Twitter Earnings and Merger Lawsuits
There's a concept called "Gell-Mann amnesia," in which you trust journalism generally despite regularly finding that a lot of journalism about your own field is wrong. I feel like I have a similar problem with corporate capitalism and Twitter. Generally speaking the modern American public corporation strikes me as a pretty successful way of organizing economic behavior, but then every three months Twitter does an earnings call and promises investors that it will ruin its service to attract users whose defining characteristic is that they don't like Twitter, and I yearn for the days of medieval guilds. It's a bummer. Yesterday Twitter released earnings, and showed disappointing user growth. Here's a roundup of analyst reactions, including from Ben Schachter at Macquarie:
The bottom line for TWTR is that after nine years of its existence, my mother still doesn’t understand what it means to “hashtag” something, but she does understand what it means to “like” something.
But why is it so important for Twitter that it attract that Macquarie analyst's mother? Why can't she be happy with Facebook? The earnings call with interim CEO Jack Dorsey -- which apparently went great despite driving down the stock price -- included this:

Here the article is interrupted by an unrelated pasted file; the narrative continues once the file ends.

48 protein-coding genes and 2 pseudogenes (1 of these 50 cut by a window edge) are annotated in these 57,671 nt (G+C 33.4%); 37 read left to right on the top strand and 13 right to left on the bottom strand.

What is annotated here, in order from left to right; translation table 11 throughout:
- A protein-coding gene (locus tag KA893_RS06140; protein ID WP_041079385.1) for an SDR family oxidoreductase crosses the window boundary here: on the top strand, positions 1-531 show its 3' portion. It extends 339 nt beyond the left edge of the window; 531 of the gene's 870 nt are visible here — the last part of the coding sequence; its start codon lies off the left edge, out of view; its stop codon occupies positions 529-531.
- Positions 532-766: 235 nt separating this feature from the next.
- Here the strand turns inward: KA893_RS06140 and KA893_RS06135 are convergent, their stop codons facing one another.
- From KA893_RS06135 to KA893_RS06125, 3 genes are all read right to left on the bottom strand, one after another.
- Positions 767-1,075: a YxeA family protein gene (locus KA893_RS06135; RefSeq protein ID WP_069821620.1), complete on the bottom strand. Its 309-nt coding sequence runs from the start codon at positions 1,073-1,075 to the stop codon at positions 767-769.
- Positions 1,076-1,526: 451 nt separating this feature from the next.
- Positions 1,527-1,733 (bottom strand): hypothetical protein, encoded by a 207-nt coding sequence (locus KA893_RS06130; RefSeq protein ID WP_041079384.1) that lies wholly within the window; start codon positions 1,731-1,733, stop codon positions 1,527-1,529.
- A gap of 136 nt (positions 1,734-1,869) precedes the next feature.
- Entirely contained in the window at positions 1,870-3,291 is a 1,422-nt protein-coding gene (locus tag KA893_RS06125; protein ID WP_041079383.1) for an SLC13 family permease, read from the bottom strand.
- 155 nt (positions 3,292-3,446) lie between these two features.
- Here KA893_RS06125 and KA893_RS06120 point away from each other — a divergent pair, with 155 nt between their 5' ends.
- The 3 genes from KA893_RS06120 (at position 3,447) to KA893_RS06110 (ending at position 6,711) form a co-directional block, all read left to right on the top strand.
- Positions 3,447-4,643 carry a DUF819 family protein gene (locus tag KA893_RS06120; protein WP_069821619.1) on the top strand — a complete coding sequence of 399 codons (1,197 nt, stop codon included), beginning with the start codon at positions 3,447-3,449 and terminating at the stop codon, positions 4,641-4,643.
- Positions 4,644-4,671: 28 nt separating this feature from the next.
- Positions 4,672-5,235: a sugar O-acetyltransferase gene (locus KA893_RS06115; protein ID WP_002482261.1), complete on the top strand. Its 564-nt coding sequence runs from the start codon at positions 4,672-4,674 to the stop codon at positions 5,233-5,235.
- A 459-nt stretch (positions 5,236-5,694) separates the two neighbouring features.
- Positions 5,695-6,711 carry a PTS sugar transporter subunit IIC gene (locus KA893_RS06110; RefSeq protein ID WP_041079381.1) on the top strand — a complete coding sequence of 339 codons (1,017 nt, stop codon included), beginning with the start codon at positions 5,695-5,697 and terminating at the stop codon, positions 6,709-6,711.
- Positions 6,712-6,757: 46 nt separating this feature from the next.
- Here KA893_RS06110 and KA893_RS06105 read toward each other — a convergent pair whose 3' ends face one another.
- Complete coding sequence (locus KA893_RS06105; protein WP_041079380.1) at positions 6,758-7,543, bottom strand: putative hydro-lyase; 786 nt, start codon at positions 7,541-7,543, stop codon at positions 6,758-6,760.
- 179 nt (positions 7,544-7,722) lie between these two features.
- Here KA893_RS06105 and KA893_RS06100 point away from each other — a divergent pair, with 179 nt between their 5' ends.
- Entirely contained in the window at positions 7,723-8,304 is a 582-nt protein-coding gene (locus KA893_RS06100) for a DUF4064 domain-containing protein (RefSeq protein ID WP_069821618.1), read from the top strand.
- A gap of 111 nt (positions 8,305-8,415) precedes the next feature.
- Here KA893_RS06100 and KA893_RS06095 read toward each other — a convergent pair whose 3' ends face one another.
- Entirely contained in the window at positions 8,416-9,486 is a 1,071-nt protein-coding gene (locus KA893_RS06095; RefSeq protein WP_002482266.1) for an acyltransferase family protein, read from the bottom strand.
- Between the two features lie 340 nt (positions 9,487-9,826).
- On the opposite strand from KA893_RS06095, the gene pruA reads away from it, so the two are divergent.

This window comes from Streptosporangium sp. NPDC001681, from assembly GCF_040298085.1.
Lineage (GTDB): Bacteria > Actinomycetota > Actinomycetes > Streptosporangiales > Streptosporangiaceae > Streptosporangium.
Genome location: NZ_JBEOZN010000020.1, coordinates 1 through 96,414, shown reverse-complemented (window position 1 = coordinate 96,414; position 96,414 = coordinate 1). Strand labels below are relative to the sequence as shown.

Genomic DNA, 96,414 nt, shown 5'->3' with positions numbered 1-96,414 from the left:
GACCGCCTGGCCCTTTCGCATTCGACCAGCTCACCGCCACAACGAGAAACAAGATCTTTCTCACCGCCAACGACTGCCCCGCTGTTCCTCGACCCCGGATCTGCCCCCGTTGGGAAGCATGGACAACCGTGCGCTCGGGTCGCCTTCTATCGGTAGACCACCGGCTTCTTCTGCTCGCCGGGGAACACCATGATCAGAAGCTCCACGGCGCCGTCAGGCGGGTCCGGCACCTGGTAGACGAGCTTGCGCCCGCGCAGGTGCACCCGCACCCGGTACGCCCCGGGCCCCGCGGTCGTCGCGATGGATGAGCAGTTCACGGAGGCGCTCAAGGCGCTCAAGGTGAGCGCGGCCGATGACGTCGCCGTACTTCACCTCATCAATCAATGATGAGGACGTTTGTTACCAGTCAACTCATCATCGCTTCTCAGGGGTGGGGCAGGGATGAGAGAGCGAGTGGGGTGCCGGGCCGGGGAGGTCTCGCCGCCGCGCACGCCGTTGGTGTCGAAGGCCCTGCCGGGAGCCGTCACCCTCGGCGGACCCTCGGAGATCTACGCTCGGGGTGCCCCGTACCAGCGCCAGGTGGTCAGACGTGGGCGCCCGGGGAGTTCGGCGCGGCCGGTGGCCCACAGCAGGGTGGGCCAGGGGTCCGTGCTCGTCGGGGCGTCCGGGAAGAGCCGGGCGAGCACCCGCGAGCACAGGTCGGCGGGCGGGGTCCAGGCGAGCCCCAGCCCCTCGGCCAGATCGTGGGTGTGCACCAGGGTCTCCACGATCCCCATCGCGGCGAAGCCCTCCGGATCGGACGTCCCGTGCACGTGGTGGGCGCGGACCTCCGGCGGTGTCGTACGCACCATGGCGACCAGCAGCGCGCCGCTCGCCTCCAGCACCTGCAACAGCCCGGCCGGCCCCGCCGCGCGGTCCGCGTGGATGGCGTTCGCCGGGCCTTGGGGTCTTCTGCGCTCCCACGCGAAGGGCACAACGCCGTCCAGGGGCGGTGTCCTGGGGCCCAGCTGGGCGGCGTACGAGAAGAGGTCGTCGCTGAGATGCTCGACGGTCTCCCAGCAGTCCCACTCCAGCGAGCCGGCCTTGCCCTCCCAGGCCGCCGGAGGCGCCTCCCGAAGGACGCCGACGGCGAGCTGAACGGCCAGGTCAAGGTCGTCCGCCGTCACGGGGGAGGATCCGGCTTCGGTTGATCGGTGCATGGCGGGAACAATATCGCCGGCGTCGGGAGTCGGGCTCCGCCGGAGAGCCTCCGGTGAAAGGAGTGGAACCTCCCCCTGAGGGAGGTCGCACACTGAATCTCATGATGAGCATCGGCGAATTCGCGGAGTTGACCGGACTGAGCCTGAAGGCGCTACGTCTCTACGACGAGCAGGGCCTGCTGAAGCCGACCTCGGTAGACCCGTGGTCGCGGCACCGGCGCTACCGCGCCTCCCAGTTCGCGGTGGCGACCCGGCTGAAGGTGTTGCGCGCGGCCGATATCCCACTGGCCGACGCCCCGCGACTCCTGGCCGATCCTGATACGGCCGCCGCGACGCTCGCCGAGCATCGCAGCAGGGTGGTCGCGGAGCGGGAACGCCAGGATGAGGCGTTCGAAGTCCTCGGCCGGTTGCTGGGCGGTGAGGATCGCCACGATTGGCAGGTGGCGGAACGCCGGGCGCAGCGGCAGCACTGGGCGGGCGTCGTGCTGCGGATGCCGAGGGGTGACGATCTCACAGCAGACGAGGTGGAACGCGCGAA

Jack mentions human curation of tweets, talking it up. Any forced curation for stream would really anger power users, with no guarantee that it would attract others.
And there is this:
“What shocked the stock after hours is that despite all of the product improvements, people were less active now than they were seven months ago,” said Richard Greenfield, an analyst with BTIG Research. “Engagement is falling despite all of the changes they made.”
It seems pretty obvious that if you turn Twitter into Facebook, it will not be as successful as Facebook, because Facebook is already Facebook. And if you turn Twitter into Facebook, it won't be Twitter, and Twitter is good. But its laser focus on pleasing the people who don't like or understand Twitter is not a great sign.
I think Matt Yglesias would be a good permanent CEO for Twitter; here's his plan for the company from last month. Also last month "Ivan the K," the self-proclaimed "Vice Chairman of Finance Twitter," had a list of good (and still unanswered) questions for Twitter, including:
Who is more important to Twitter management’s present strategy: current users or potential users? Many current users have the impression that the Twitter executives who decide on product enhancement priorities are not in touch with the user experience (e.g., “New Tweets”button). How do Dick and Jack evaluate the company’s level of user satisfaction beyond engagement metrics? Do you have a user beta test community?
Also last month I proposed mutualizing Twitter.